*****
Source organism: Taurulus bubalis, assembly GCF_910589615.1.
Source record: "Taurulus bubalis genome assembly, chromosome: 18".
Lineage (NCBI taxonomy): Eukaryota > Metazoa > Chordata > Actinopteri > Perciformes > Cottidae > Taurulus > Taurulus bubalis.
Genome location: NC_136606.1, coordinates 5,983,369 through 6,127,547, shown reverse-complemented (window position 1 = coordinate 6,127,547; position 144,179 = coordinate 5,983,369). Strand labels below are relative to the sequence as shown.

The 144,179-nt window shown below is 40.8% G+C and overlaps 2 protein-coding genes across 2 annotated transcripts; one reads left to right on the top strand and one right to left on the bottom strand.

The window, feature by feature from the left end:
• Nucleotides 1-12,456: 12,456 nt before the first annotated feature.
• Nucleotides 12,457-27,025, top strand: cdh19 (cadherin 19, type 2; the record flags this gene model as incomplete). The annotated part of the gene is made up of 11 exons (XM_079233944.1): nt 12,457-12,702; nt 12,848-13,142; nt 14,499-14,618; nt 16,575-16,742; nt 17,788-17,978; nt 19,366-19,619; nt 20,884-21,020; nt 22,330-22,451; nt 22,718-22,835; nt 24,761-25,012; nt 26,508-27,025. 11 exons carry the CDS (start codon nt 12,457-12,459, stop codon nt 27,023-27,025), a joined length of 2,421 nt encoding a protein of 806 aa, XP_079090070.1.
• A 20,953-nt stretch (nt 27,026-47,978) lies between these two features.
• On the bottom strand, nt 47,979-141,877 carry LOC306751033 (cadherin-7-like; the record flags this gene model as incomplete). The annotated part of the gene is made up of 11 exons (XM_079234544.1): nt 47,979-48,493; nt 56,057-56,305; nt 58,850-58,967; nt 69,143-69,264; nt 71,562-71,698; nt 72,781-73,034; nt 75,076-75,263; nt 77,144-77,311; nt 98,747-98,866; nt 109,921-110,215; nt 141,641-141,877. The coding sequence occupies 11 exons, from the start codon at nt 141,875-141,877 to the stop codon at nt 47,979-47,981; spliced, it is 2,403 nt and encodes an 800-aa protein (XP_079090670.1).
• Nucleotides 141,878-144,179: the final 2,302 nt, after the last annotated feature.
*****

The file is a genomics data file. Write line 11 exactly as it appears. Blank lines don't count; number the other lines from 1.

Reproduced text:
• Nucleotides 141,878-144,179: the final 2,302 nt, after the last annotated feature.